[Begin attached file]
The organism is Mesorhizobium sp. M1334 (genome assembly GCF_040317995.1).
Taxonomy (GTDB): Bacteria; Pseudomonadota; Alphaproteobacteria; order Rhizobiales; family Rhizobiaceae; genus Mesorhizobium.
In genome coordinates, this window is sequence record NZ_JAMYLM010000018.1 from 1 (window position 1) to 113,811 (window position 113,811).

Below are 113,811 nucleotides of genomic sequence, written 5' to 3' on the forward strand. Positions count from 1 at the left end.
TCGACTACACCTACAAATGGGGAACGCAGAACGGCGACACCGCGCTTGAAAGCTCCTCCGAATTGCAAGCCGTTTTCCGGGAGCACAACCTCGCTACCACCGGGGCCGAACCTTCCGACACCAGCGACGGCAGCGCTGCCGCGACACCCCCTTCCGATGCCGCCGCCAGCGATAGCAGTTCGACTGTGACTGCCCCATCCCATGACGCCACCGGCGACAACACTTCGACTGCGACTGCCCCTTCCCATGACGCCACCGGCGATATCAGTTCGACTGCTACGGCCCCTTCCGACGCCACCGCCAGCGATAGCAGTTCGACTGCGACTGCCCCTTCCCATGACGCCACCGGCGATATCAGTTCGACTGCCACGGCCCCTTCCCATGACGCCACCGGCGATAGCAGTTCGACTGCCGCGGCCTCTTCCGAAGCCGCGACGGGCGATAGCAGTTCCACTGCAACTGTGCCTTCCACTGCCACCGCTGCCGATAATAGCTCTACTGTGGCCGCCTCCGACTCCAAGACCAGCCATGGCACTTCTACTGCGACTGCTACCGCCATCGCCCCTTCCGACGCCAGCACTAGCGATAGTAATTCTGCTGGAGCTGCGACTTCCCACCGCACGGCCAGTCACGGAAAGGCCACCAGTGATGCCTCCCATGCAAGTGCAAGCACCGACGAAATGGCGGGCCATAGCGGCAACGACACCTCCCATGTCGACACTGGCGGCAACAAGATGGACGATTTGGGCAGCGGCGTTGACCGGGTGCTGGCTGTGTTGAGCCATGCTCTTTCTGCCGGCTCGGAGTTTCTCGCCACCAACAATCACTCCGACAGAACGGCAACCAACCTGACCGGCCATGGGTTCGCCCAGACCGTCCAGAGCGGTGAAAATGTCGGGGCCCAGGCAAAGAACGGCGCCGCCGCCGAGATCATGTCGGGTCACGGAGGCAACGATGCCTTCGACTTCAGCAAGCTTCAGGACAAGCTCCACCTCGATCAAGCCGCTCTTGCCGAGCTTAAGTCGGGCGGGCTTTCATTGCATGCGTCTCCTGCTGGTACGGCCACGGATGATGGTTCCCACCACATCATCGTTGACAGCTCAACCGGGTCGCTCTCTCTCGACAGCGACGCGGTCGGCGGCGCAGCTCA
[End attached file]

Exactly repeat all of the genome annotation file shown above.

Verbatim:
The organism is Mesorhizobium sp. M1334 (genome assembly GCF_040317995.1).
Taxonomy (GTDB): Bacteria; Pseudomonadota; Alphaproteobacteria; order Rhizobiales; family Rhizobiaceae; genus Mesorhizobium.
In genome coordinates, this window is sequence record NZ_JAMYLM010000018.1 from 1 (window position 1) to 113,811 (window position 113,811).

Below are 113,811 nucleotides of genomic sequence, written 5' to 3' on the forward strand. Positions count from 1 at the left end.
TCGACTACACCTACAAATGGGGAACGCAGAACGGCGACACCGCGCTTGAAAGCTCCTCCGAATTGCAAGCCGTTTTCCGGGAGCACAACCTCGCTACCACCGGGGCCGAACCTTCCGACACCAGCGACGGCAGCGCTGCCGCGACACCCCCTTCCGATGCCGCCGCCAGCGATAGCAGTTCGACTGTGACTGCCCCATCCCATGACGCCACCGGCGACAACACTTCGACTGCGACTGCCCCTTCCCATGACGCCACCGGCGATATCAGTTCGACTGCTACGGCCCCTTCCGACGCCACCGCCAGCGATAGCAGTTCGACTGCGACTGCCCCTTCCCATGACGCCACCGGCGATATCAGTTCGACTGCCACGGCCCCTTCCCATGACGCCACCGGCGATAGCAGTTCGACTGCCGCGGCCTCTTCCGAAGCCGCGACGGGCGATAGCAGTTCCACTGCAACTGTGCCTTCCACTGCCACCGCTGCCGATAATAGCTCTACTGTGGCCGCCTCCGACTCCAAGACCAGCCATGGCACTTCTACTGCGACTGCTACCGCCATCGCCCCTTCCGACGCCAGCACTAGCGATAGTAATTCTGCTGGAGCTGCGACTTCCCACCGCACGGCCAGTCACGGAAAGGCCACCAGTGATGCCTCCCATGCAAGTGCAAGCACCGACGAAATGGCGGGCCATAGCGGCAACGACACCTCCCATGTCGACACTGGCGGCAACAAGATGGACGATTTGGGCAGCGGCGTTGACCGGGTGCTGGCTGTGTTGAGCCATGCTCTTTCTGCCGGCTCGGAGTTTCTCGCCACCAACAATCACTCCGACAGAACGGCAACCAACCTGACCGGCCATGGGTTCGCCCAGACCGTCCAGAGCGGTGAAAATGTCGGGGCCCAGGCAAAGAACGGCGCCGCCGCCGAGATCATGTCGGGTCACGGAGGCAACGATGCCTTCGACTTCAGCAAGCTTCAGGACAAGCTCCACCTCGATCAAGCCGCTCTTGCCGAGCTTAAGTCGGGCGGGCTTTCATTGCATGCGTCTCCTGCTGGTACGGCCACGGATGATGGTTCCCACCACATCATCGTTGACAGCTCAACCGGGTCGCTCTCTCTCGACAGCGACGCGGTCGGCGGCGCAGCTCA